Visiting group on campus advocates peaceful Iraqi resolution; stresses a non-violent U.S. interaction

By Paul Williams
October 17, 2002

Chris Jones

The message was clear: the United States should not go to war against Iraq. On Friday, Oct. 11, people who had different views on Iraq and how to deal with the situation came to the same conclusion.

Campus Ministry welcomed the “Mirror of Truth” bus tour, which is associated with the Voices in the Wilderness project, a Catholic peace organization. Their presence on the campus was evident as a vibrant old school bus, painted colorfully with messages of peace were scattered on the outside of the bus, parked in the Founder’s Hall parking lot.

G. Simon Harak, a Jesuit and an advocate for peace in the Middle East, began by telling the audience in Founder’s Hall room 202 that the members of the tour believed in nonviolence as a means of dealing with the Iraqi crisis. Harak said, “I have been to Iraq three times. In one year there, 500,000 children who are under the age of five, die. Most of it is due to an offensive action.” The United States and its allies have placed an embargo on food and medical supplies entering Iraq. He emphasized his point by saying, “Five hundred thousand is only the number of children under five, not the 7-year-olds, or the 9-year-olds, not the people with diabetes or heart disease.”

The group presented a video with their views and the views of the opposition. Scott Ritter, former marine and former United Nations chief weapons inspector, supports the position of not attacking Iraq. “I was in war. I would be in war again because I love my country and I would die for it,” Ritter said. “However, war with Iraq is not right. The Bush administration would have you believe that the weapons inspectors were kicked out of Iraq, so Iraq could make new weapons of mass destruction. This is not the case. Weapons inspectors left Iraq because they broke an agreement that only four weapons inspectors would inspect one place, not 16, which was the amount of inspectors that showed up to a political site, not a place for making weapons.”

Sanctions were then placed on Iraq after the weapons inspectors left Iraq, which would control the sales and distribution of Iraqi oil. Harak said, “Ninety-five percent of Iraq’s economy is based solely on oil. The sale of oil there has made a better life for the people there, including a free education from elementary school to college.”

Ceylon Mooney, of Voices in the Wilderness, said, “You can look around everywhere and see oil-made products. From the oil that made the ink on this shirt, to the cars and the bus in the parking lot, everything was somehow made from oil. If the U.S. can regulate the Iraqi oil like it wants to, the inspectors will not return because then the sanctions will be lifted.”

After the presentation, the group moved to the Grace Hall boardroom to have a round-table discussion. Dr. James Hedtke, chairperson of history and political science, would be the group’s opposition. Hedtke had two main differences in terms of ideology. “I look at the situation from the perspective of self interest; I don’t look through the same moral lense as they do. I also believe that since Sadam Hussein did the crimes, he and his people will have to do the time. When a leader of a country does something wrong, the people of that country are affected.”

Harak reiterated a lot of what he said during the presentation, but he elaborated and added more to an audience that had more questions. Dr. Anthony Tomasco, chairperson of psychology, asked, “Of the 500,000 deaths, were any attributed to Sadam?”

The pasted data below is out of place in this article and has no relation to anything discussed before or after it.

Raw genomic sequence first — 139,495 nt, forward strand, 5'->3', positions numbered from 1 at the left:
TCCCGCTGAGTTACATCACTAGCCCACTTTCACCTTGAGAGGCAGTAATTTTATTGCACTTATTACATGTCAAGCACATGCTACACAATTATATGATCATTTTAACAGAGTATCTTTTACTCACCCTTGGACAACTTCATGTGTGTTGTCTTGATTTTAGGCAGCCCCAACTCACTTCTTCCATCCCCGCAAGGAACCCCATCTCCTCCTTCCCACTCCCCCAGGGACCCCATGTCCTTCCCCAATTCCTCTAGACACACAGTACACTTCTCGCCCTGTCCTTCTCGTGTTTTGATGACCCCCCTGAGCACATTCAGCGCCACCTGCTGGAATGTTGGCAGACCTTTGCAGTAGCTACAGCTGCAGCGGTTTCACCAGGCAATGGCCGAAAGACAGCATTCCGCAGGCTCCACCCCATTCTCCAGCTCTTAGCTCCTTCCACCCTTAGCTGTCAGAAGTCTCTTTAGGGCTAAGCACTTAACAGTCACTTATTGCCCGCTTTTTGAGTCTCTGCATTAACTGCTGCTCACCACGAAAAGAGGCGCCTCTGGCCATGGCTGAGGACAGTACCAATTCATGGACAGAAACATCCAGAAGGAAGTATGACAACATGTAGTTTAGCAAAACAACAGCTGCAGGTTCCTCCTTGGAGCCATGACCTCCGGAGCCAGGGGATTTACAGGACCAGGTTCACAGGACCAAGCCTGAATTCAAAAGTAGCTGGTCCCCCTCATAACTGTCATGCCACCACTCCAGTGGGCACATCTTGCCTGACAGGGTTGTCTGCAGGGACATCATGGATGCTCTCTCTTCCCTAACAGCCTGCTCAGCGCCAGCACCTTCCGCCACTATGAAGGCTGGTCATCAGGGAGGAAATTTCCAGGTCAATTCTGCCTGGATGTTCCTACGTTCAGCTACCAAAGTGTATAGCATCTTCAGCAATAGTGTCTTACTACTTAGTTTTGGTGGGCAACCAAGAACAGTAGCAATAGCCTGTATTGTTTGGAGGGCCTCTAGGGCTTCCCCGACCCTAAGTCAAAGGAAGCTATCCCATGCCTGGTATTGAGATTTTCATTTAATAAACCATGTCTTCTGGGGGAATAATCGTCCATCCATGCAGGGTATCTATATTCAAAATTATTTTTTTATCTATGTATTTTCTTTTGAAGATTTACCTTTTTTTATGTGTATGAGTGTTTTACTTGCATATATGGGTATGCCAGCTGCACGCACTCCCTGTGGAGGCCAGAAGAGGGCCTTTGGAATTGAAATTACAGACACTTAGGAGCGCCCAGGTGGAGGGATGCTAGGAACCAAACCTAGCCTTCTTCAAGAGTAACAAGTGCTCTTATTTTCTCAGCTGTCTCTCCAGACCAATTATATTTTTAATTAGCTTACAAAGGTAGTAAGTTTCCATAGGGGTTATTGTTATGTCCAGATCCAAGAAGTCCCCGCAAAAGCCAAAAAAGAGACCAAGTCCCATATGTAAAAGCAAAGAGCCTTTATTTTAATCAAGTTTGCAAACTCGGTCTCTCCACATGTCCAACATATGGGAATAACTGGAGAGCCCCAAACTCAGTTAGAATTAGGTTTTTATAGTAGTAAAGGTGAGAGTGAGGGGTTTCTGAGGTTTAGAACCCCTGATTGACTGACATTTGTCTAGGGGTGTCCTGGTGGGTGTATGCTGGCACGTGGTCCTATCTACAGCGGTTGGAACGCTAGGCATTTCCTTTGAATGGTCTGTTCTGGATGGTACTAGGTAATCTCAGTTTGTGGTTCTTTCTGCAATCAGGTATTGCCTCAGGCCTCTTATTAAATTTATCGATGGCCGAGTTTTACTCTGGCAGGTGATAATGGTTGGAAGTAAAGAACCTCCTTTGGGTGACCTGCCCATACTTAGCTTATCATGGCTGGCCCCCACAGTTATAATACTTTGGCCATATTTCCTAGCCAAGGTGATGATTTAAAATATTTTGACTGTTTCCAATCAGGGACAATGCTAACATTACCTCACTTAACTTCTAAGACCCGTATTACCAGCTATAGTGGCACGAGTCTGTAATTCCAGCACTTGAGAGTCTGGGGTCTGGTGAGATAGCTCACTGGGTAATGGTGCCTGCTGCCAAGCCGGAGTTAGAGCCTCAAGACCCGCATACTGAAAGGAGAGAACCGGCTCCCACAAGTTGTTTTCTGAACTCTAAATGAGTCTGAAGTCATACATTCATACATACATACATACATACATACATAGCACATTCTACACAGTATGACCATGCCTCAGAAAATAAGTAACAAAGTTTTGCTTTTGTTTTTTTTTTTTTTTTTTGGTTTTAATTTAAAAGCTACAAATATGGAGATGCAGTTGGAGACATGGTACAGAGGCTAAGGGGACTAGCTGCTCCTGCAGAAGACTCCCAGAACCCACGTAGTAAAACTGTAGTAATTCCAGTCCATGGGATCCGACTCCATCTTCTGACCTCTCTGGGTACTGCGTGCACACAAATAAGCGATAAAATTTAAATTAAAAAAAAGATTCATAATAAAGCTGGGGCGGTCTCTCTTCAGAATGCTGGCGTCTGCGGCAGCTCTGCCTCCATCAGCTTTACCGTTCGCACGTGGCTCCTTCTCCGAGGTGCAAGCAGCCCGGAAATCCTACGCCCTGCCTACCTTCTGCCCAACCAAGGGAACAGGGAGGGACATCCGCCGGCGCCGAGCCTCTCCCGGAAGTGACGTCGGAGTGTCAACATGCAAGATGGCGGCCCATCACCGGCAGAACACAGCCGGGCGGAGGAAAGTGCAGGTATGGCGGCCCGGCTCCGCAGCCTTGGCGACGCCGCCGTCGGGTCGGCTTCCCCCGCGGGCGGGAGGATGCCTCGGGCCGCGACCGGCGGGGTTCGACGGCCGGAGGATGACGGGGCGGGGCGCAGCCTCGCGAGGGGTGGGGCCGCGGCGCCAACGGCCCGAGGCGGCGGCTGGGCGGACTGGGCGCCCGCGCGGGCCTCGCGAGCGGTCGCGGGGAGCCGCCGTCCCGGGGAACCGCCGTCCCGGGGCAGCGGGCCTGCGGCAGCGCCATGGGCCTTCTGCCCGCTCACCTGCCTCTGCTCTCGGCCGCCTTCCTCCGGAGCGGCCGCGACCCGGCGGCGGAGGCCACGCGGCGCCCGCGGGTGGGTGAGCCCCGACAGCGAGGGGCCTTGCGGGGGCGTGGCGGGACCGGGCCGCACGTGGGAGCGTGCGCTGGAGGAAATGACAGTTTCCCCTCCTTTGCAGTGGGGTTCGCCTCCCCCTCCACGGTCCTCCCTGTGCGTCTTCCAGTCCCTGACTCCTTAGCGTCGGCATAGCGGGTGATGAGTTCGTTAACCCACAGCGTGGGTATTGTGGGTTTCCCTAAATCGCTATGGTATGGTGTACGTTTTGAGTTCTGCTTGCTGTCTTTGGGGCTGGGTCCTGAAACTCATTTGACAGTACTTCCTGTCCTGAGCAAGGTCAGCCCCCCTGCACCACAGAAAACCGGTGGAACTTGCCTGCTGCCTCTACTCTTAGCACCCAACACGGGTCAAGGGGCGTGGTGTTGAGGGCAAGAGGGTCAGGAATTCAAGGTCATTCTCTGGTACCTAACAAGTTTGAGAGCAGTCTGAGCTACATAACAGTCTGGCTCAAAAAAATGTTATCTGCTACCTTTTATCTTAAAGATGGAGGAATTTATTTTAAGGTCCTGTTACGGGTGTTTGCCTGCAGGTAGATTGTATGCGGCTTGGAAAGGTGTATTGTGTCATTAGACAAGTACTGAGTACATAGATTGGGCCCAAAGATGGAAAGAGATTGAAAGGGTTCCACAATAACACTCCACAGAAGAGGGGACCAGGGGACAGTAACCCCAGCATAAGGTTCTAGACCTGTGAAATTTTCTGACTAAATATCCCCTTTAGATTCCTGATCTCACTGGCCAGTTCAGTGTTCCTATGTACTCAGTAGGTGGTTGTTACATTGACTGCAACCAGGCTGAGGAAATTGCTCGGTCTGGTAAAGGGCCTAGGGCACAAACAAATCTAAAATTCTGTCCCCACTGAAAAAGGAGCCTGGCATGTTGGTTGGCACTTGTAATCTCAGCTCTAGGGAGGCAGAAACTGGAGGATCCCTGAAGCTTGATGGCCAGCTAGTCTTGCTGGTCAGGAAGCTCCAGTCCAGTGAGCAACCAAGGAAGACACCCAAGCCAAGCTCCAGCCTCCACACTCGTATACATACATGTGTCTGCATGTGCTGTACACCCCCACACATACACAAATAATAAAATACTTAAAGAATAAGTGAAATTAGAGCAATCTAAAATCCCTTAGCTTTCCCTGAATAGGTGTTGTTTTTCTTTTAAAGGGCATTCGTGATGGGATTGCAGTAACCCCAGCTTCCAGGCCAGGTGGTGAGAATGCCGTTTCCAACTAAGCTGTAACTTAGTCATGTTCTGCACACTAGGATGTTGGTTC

Harak said, “My friend, Daniel Holiday, who worked in Iraq, said about 30 percent of the 500,000 deaths were due to Hussein.” However, Harak passed around a newspaper with an Iraqi mother holding her dead child in her arms. “According to U.N. statistics this happens 160 times a day, everyday for the past 12 years. Right now there is a siege against Iraq. A siege is the oldest from of total war, where a government is supposed to surrender or give in because of human suffering. The suffering never stopped after the Gulf War. Twenty-three million in Iraq have died, and Sadam is still there.”

Dr. Mary Laver, the coordinator of community outreach and partnerships, asked, “What are the conclusions about Iraq?”

Harak handed the question to Hedtke, wanting to know what his conclusions were on the Iraq crisis. Hedtke accepted and answered the question. ” I devised my David Letterman-like list last night for this,” Hedtke jokingly said. First, the inspectors have to have a chance to get back into Iraq and work for a peaceful resolution. Second, there is no nuclear threat from Iraq and also there is no way that Iraq could use chemical or biological weapons against the U.S. Third, there is no link between al-Qaeda and Iraq, the Bush terrorist links are old and in the past. Fourth, a preemptive attack is very dangerous; it puts our relationship with allies in jeopardy and opens ourselves to a preemptive attack. Fifth, we would be adding more fuel to the Israeli-Palestinian fire. Six, a war should not be George W. Bush’s personal revenge. Finally, I think the economy will suffer in the long run.”

The group on the bus tour was stunned with astonishment. Harak said, “I don’t think I have ever heard it put more clearly than that.”

Leave a Comment

Your email address will not be published. Required fields are marked *

Paul Williams

Leave a Comment

Your email address will not be published. Required fields are marked *


Special Project

Title IX Redefined Website

Produced by Cabrini Communication
Class of 2024

Listen Up

Season 2, Episode 3: Celebrating Cabrini and Digging into its Past


Scroll to Top
Share via
Copy link
Powered by Social Snap